Icon’s big push for marijuana legalisation
HUMAN rights icon Frances Rix Ames was a South African neurologist and psychiatrist.
In 1999, Nelson Mandela awarded Ames with an Order of the Star of South Africa, the country’s highest civilian award at the time, in recognition of her work on behalf of human rights.
Best known for leading the medical ethics inquiry into the death of antiapartheid activist Steve Biko, she was also a tireless advocate of the legalisation of cannabis for medical use and further research.
When the South African Medical and Dental Council (SAMDC) declined to discipline the chief district surgeon and his assistant who treated Biko, Ames and a group of five academics and physicians raised funds and fought an eight-year legal battle against the medical establishment.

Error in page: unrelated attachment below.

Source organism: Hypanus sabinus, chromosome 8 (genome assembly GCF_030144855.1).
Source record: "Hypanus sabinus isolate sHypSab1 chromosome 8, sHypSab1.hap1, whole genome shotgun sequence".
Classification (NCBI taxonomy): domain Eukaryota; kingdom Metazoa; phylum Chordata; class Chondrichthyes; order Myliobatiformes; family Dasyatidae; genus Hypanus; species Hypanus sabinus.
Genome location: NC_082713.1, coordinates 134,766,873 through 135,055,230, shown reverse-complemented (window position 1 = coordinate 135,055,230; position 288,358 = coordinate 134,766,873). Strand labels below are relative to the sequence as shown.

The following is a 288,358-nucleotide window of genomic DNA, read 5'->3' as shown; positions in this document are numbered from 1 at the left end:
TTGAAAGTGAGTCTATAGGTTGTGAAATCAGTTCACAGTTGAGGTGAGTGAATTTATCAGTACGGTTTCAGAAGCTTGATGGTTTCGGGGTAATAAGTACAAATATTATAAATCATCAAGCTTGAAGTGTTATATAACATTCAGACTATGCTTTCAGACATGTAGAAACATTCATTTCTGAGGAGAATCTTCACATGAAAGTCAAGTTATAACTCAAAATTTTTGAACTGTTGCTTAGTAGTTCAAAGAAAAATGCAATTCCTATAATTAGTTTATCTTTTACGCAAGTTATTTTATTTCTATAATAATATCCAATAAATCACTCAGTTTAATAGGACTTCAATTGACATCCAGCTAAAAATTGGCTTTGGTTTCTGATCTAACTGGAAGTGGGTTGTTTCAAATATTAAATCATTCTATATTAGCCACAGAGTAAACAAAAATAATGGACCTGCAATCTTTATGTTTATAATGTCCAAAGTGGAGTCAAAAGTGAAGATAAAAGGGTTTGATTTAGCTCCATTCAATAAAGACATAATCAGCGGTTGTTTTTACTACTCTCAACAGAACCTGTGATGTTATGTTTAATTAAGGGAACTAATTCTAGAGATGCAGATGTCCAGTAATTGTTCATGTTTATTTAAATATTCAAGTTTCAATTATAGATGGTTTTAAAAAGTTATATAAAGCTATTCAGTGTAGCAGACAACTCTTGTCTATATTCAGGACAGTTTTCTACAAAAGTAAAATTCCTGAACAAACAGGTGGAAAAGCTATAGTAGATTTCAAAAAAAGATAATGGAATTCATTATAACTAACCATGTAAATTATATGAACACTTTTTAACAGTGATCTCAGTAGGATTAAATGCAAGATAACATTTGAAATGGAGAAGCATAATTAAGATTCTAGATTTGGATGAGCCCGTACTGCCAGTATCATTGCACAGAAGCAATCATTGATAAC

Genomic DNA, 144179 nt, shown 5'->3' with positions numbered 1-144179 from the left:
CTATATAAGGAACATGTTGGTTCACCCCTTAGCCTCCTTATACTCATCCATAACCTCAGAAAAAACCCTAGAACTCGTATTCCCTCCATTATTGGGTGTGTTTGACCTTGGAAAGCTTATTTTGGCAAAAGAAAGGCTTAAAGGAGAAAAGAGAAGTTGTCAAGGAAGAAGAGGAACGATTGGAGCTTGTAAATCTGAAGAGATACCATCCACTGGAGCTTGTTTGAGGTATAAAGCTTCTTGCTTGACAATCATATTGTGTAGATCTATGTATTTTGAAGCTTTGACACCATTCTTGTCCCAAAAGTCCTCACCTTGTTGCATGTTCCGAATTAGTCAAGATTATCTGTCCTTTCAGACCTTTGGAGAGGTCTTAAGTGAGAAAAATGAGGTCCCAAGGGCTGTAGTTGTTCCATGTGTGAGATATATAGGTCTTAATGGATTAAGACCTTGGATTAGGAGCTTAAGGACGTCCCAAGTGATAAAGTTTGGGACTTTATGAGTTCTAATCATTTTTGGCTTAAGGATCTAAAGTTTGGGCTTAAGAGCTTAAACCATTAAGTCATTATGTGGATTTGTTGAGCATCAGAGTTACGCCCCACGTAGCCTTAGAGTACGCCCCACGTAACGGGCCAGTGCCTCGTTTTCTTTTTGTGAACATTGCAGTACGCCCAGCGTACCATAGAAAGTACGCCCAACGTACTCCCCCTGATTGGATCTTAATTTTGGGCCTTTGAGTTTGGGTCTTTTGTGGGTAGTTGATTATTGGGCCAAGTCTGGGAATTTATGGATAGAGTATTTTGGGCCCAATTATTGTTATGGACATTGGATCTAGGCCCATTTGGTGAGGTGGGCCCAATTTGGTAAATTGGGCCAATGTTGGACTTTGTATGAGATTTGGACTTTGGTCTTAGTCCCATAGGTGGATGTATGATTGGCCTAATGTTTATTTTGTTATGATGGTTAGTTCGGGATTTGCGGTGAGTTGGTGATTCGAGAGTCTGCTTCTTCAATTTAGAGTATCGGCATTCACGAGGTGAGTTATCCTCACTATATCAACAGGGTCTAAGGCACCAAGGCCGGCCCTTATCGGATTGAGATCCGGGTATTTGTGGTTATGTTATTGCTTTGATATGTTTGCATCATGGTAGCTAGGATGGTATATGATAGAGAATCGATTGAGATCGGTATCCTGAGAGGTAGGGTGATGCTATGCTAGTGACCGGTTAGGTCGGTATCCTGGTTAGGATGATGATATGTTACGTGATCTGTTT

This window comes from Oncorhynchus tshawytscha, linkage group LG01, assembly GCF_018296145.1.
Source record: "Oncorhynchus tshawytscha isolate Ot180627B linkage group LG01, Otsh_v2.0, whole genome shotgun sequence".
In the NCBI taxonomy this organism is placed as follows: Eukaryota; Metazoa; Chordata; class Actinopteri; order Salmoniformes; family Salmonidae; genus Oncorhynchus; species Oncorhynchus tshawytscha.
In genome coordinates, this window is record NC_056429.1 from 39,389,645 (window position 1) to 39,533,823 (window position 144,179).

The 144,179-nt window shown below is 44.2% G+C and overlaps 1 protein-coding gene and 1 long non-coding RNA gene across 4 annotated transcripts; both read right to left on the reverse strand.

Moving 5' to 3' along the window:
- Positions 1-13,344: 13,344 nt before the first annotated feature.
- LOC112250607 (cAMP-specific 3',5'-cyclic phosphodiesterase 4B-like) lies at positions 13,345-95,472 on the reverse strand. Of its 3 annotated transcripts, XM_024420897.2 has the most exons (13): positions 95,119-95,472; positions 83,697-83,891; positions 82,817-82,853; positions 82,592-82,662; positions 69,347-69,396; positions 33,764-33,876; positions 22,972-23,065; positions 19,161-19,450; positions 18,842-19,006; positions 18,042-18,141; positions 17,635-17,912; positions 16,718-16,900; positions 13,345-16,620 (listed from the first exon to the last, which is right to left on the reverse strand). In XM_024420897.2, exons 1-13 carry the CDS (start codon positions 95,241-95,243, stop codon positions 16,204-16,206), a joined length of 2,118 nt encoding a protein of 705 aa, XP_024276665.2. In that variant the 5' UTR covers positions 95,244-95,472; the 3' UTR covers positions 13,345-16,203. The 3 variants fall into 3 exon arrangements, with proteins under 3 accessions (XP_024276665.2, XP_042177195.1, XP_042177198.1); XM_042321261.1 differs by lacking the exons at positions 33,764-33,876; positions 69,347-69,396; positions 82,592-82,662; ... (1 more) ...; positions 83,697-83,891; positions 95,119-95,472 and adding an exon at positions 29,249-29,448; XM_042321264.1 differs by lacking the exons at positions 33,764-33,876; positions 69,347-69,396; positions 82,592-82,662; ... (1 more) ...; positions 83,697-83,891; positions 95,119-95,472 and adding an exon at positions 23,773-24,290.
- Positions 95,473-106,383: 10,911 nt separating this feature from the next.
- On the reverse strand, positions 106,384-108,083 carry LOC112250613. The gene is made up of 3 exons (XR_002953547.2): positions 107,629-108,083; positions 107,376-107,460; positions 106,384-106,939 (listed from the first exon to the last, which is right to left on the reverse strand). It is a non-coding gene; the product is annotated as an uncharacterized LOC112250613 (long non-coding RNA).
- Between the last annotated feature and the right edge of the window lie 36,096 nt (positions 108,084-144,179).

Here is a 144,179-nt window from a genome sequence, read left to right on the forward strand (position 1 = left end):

Ames risked her personal safety and academic career in her pursuit of justice, taking the dispute to the South African Supreme Court, where she eventually won the case in 1985.
Born in Pretoria and raised in poverty in Cape Town, Ames became the first woman to receive a Doctor of Medicine degree from the University of Cape Town in 1964.
Ames studied the effects of cannabis on the brain and published several articles on the subject, many available online.
Seeing the therapeutic benefits of cannabis on patients in her own hospital, she became an early proponent of legalisation for medicinal use.
She headed the neurology department at Groote Schuur Hospital before retiring in 1985.
After apartheid was finally dismantled in 1994, Ames testified at the Truth and Reconciliation Commission about her work on the “Biko doctors” medical ethics inquiry.
The information in the adjacent article is culled from her research. — Alison Stent